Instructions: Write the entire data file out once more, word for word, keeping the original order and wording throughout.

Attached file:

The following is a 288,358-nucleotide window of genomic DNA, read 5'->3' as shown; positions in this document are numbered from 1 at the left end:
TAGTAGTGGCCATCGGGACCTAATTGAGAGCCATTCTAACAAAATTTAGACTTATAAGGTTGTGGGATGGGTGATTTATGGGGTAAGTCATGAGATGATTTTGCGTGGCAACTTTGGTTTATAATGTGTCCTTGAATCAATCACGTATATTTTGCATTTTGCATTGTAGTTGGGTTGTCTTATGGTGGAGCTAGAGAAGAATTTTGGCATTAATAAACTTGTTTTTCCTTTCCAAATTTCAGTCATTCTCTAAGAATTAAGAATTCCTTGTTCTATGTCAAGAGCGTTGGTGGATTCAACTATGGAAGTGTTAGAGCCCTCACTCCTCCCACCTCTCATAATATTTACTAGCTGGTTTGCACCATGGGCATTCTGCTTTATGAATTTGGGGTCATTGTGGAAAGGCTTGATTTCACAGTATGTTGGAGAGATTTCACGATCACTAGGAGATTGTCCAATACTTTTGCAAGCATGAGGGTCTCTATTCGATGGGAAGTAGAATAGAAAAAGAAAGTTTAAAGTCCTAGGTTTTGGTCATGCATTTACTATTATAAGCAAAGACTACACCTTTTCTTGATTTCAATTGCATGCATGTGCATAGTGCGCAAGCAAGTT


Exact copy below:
The following is a 288,358-nucleotide window of genomic DNA, read 5'->3' as shown; positions in this document are numbered from 1 at the left end:
TAGTAGTGGCCATCGGGACCTAATTGAGAGCCATTCTAACAAAATTTAGACTTATAAGGTTGTGGGATGGGTGATTTATGGGGTAAGTCATGAGATGATTTTGCGTGGCAACTTTGGTTTATAATGTGTCCTTGAATCAATCACGTATATTTTGCATTTTGCATTGTAGTTGGGTTGTCTTATGGTGGAGCTAGAGAAGAATTTTGGCATTAATAAACTTGTTTTTCCTTTCCAAATTTCAGTCATTCTCTAAGAATTAAGAATTCCTTGTTCTATGTCAAGAGCGTTGGTGGATTCAACTATGGAAGTGTTAGAGCCCTCACTCCTCCCACCTCTCATAATATTTACTAGCTGGTTTGCACCATGGGCATTCTGCTTTATGAATTTGGGGTCATTGTGGAAAGGCTTGATTTCACAGTATGTTGGAGAGATTTCACGATCACTAGGAGATTGTCCAATACTTTTGCAAGCATGAGGGTCTCTATTCGATGGGAAGTAGAATAGAAAAAGAAAGTTTAAAGTCCTAGGTTTTGGTCATGCATTTACTATTATAAGCAAAGACTACACCTTTTCTTGATTTCAATTGCATGCATGTGCATAGTGCGCAAGCAAGTT